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Property Dualism and the Philosophy of Language
Wednesday, October 15, 2008 - 6:00pm to Wednesday, October 15, 2008 - 7:30pm
Who: Socratic Society Lecture, Philosophy Department, Portland State University

When: Wednesday, Oct 15th, 2008

Time: 6:00-7:30 PM

Where: Smith Memorial Union 236

Speaker: Josh Fost, Assistant professor UNST/PSU

Title: Property Dualism and the Philosophy of Language

Abstract: Jackson (1982) attacked physicalism by arguing that a scientist possessing a complete physical account of color vision would not know, through that account alone, what it was like to see a certain color. This "knowledge argument" can be refuted by noting that it depends on how the account interacts with the receiving scientist's brain. One can imagine a brain configured such that its photoreceptors activated upon suitable neural excitation elsewhere (e.g. in those areas responsible for processing the account). A person with such a brain would see color in exactly the same way as someone exposed to light of the appropriate frequency. In this way, Jackson's claim is decomposable to an assertion not about some special property of mental experience, but about the causal force of word meanings. A second refutation of Jackson's claim is that qualia "exist" necessarily inside a mind, not in the universe at large. But intra-mind spaces are private logical universes; physical explanations should not be expected to explain qualia any more than they could explain "facts" in other private spaces, such as the universes of discourse hypostatized by works of fiction.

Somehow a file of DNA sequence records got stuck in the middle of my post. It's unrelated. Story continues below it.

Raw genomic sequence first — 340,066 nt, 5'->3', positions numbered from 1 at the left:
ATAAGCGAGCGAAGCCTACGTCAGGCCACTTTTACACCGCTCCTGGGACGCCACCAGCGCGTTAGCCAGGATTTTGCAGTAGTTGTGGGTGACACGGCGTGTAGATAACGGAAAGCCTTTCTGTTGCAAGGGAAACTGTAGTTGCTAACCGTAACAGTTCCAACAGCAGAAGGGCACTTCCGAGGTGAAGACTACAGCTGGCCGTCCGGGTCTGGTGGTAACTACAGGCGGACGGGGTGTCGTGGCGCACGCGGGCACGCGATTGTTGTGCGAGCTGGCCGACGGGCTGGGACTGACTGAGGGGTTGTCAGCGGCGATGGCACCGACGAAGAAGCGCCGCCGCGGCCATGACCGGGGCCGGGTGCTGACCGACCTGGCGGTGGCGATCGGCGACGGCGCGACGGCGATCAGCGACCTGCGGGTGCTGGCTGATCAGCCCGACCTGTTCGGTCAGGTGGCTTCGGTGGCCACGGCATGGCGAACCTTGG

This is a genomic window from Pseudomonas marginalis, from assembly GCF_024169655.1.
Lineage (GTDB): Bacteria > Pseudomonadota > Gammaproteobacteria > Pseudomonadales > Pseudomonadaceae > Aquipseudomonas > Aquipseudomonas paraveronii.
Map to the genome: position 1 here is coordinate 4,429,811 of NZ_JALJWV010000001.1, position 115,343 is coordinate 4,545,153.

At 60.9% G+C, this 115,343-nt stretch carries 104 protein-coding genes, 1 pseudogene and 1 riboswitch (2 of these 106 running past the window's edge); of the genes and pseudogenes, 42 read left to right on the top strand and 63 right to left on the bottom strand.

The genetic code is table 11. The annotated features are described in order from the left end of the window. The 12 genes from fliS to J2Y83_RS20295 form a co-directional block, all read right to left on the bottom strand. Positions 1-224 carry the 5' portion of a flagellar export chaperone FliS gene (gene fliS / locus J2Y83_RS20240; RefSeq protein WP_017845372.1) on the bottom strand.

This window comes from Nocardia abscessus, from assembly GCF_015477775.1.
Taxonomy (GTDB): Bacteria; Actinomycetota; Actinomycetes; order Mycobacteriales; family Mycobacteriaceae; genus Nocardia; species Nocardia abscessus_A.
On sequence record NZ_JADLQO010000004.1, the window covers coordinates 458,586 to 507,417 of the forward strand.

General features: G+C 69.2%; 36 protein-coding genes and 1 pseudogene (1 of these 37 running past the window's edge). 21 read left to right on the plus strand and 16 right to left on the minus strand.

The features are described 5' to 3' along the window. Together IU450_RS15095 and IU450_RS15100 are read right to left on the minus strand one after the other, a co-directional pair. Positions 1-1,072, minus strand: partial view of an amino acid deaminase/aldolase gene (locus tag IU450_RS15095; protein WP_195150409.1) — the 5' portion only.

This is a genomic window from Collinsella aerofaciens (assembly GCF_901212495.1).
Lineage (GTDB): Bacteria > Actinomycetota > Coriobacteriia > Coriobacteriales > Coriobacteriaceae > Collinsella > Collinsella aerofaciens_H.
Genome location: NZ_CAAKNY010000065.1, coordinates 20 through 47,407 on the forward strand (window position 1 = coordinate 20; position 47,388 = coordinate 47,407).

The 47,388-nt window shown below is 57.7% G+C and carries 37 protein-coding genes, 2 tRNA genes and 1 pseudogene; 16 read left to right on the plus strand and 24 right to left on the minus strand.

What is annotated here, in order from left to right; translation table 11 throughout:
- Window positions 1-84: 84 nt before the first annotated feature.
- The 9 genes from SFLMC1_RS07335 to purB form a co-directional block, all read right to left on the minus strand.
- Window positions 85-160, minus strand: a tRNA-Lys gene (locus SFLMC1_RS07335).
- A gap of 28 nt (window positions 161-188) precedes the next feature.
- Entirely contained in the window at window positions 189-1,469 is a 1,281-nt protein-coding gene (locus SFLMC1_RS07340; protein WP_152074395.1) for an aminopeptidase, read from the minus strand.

Josh Fost obtained a PhD in neuroscience from Princeton (1996) and currently he teaches interdisciplinary courses on cognitive science and the evolution of modern physics in University Studies at PSU. He is the author of If Not God, Then What? Neuroscience, Aesthetics, and the Origins of the Transcendent.

The next Socratic Society meeting will be held Wednesday, Nov. 12th, 2008. Topic will be announced prior to the event.